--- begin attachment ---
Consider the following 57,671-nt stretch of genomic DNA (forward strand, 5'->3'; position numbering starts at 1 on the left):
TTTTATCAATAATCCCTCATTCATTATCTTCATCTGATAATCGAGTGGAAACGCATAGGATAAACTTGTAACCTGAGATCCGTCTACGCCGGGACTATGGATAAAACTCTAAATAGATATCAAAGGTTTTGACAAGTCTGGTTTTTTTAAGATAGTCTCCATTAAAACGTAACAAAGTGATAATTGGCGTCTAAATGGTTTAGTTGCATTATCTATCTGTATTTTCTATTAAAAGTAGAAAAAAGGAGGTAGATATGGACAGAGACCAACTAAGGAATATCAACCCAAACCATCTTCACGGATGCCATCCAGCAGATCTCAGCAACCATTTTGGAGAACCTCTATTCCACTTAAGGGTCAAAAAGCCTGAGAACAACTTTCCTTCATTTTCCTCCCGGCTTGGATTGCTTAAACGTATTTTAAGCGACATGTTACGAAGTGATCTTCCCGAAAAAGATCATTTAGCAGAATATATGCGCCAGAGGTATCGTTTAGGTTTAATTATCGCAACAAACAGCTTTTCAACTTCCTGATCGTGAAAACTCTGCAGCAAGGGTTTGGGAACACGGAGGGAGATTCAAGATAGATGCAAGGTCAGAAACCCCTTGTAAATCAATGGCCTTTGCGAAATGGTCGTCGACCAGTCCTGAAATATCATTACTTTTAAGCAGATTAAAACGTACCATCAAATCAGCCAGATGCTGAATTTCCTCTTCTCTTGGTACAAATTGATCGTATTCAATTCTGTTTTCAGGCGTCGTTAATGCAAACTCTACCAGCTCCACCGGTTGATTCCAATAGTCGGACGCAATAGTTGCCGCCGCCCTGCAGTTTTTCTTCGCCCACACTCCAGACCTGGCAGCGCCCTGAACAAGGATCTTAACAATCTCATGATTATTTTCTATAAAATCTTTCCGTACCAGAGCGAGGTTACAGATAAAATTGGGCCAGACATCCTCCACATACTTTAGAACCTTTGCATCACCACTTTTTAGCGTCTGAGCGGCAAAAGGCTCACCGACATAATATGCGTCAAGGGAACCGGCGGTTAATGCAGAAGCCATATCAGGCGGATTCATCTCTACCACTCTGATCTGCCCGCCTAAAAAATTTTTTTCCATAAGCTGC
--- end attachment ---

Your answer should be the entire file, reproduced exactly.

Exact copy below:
Consider the following 57,671-nt stretch of genomic DNA (forward strand, 5'->3'; position numbering starts at 1 on the left):
TTTTATCAATAATCCCTCATTCATTATCTTCATCTGATAATCGAGTGGAAACGCATAGGATAAACTTGTAACCTGAGATCCGTCTACGCCGGGACTATGGATAAAACTCTAAATAGATATCAAAGGTTTTGACAAGTCTGGTTTTTTTAAGATAGTCTCCATTAAAACGTAACAAAGTGATAATTGGCGTCTAAATGGTTTAGTTGCATTATCTATCTGTATTTTCTATTAAAAGTAGAAAAAAGGAGGTAGATATGGACAGAGACCAACTAAGGAATATCAACCCAAACCATCTTCACGGATGCCATCCAGCAGATCTCAGCAACCATTTTGGAGAACCTCTATTCCACTTAAGGGTCAAAAAGCCTGAGAACAACTTTCCTTCATTTTCCTCCCGGCTTGGATTGCTTAAACGTATTTTAAGCGACATGTTACGAAGTGATCTTCCCGAAAAAGATCATTTAGCAGAATATATGCGCCAGAGGTATCGTTTAGGTTTAATTATCGCAACAAACAGCTTTTCAACTTCCTGATCGTGAAAACTCTGCAGCAAGGGTTTGGGAACACGGAGGGAGATTCAAGATAGATGCAAGGTCAGAAACCCCTTGTAAATCAATGGCCTTTGCGAAATGGTCGTCGACCAGTCCTGAAATATCATTACTTTTAAGCAGATTAAAACGTACCATCAAATCAGCCAGATGCTGAATTTCCTCTTCTCTTGGTACAAATTGATCGTATTCAATTCTGTTTTCAGGCGTCGTTAATGCAAACTCTACCAGCTCCACCGGTTGATTCCAATAGTCGGACGCAATAGTTGCCGCCGCCCTGCAGTTTTTCTTCGCCCACACTCCAGACCTGGCAGCGCCCTGAACAAGGATCTTAACAATCTCATGATTATTTTCTATAAAATCTTTCCGTACCAGAGCGAGGTTACAGATAAAATTGGGCCAGACATCCTCCACATACTTTAGAACCTTTGCATCACCACTTTTTAGCGTCTGAGCGGCAAAAGGCTCACCGACATAATATGCGTCAAGGGAACCGGCGGTTAATGCAGAAGCCATATCAGGCGGATTCATCTCTACCACTCTGATCTGCCCGCCTAAAAAATTTTTTTCCATAAGCTGC